Chilkat Valley News - Serving Haines and Klukwan, Alaska since 1966

Seabee Bieleski traveled widely

 

June 15, 2017

Tom Bieleski

A rosary is scheduled 7 p.m. Friday at Sacred Heart Catholic Church for lifelong resident Tom Bieleski, 71, who died of cancer in Juneau on June 8.

A funeral will be held 11 a.m. Saturday, followed by a graveside service.

Bieleski was born Sept. 5, 1945 in Morganton, N.C. to Harry and Versia Bieleski. His father was a welder and fisherman who built his own metal boat. The family moved to Ketchikan in 1953 and to Haines in 1954. Tom graduated from Haines High School in 1964, where he managed the basketball team.

He attended Gaston College in Gastonia, N.C. for a year studying civil engineering before joining the Navy Seabees.

He served in Vietnam, Cuba, Kodiak, and New Orleans before an honorable discharge in 1974.

On returning home, he bought a concrete and roofing business. "Tom was the only guy I knew who knew how to use a slide rule," said friend Bill Thomas. "He'd measure cubic feet of cement with it."

Tom married teacher Colleen Korte, and they had two children. The marriage ended in divorce.

He also worked at Long Island for Klukwan, Inc. as a sawyer, fished commercially, bartended, and owned a painting business.

He traveled extensively, said brother Harold Bieleski.

"He's been to every country in South America, to Africa. He chartered a fishing boat and went around Cape Horn, took an elephant trek through the jungle in Thailand, he bungee-jumped off this huge bridge in New Zealand," and spent a month each year at his two time-shares in Mexico and Puerto Rico, his brother said.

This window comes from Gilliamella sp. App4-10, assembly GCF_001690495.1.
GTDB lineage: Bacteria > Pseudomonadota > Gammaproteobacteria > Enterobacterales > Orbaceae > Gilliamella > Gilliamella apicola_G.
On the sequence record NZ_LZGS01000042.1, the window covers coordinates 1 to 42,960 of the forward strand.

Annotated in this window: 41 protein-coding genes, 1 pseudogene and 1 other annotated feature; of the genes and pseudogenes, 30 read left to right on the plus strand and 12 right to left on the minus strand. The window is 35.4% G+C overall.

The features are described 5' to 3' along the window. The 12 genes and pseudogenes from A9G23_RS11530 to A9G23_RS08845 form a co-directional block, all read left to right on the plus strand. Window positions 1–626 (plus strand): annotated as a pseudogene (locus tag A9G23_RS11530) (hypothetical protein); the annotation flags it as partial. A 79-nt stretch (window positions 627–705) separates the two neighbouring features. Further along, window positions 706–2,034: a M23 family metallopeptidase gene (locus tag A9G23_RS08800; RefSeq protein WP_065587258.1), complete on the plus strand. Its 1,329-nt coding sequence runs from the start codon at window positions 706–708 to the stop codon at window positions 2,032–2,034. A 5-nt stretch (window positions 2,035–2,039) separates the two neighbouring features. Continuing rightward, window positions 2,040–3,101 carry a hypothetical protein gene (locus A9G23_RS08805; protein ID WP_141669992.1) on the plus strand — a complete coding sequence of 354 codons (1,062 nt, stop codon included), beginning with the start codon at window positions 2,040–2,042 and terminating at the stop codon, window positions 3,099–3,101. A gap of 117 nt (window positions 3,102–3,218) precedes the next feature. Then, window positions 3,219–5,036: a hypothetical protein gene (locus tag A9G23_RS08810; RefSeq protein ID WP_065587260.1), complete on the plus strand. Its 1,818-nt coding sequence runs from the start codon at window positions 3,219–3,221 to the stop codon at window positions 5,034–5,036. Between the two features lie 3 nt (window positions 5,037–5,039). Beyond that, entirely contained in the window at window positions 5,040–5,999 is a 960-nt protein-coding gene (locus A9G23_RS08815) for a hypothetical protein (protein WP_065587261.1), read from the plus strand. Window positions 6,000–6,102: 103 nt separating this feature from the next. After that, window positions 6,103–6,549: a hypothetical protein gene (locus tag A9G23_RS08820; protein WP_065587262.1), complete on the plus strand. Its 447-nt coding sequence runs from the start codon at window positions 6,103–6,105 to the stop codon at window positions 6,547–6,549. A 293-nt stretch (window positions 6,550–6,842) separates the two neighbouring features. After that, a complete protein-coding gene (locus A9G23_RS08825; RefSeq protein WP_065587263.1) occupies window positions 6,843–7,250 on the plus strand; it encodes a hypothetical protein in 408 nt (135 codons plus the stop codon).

Tom kept photo albums of his adventures and collected souvenirs, including swords from Spain and Japan. In Haines, he walked a circuit.

"He'd make the rounds to see Jeff Haisler, Paul Nelson at Bigfoot, the Bamboo, the Legion, Haines Home Building. He loved to talk and shoot the breeze and he'd go anywhere he'd get free coffee," Harold said.

Two years ago, 13 of Tom's model bridges were exhibited at the Sheldon Museum. "Long winters" is how he explained why he built them all, including a model of Australia's Sydney Harbor Bridge that's over 10 feet long, with 5,000 pieces.  "It must have taken him 1,000 hours," said Harold Bieleski.

"He was not a fast moving guy," said Bill Thomas. "I've never seen him run in my life... and he "picked his words very slowly."

Tom told the Chilkat Valley News he took up model bridge building after buying his first train set at age 50. Some of the bridges were part of 125-plus feet of "HO" scale train tracks that circled his living room and kitchen. His fascination with bridges began back in college.

"The professor was describing vectors and lines of compression and lines of tension, and he said, 'If you can't see those lines, you should drop out of the class.' I could see them in my mind. I aced the course. That's what got me interested in bridges," Bieleski said.

Museum operations coordinator Blythe Carter said the exhibit, "Bridges by Bieleski," stunned residents because it was so much more than they expected. "It's beautiful," she said at the time. "It's really an art form."

In addition to his brother Harold in Haines, Tom leaves son John Bausch in Washington and daughter Lisa Morse in Idaho, and one grandson.

Harold Bieleski is looking for a home for his brother's bridges.

 
 

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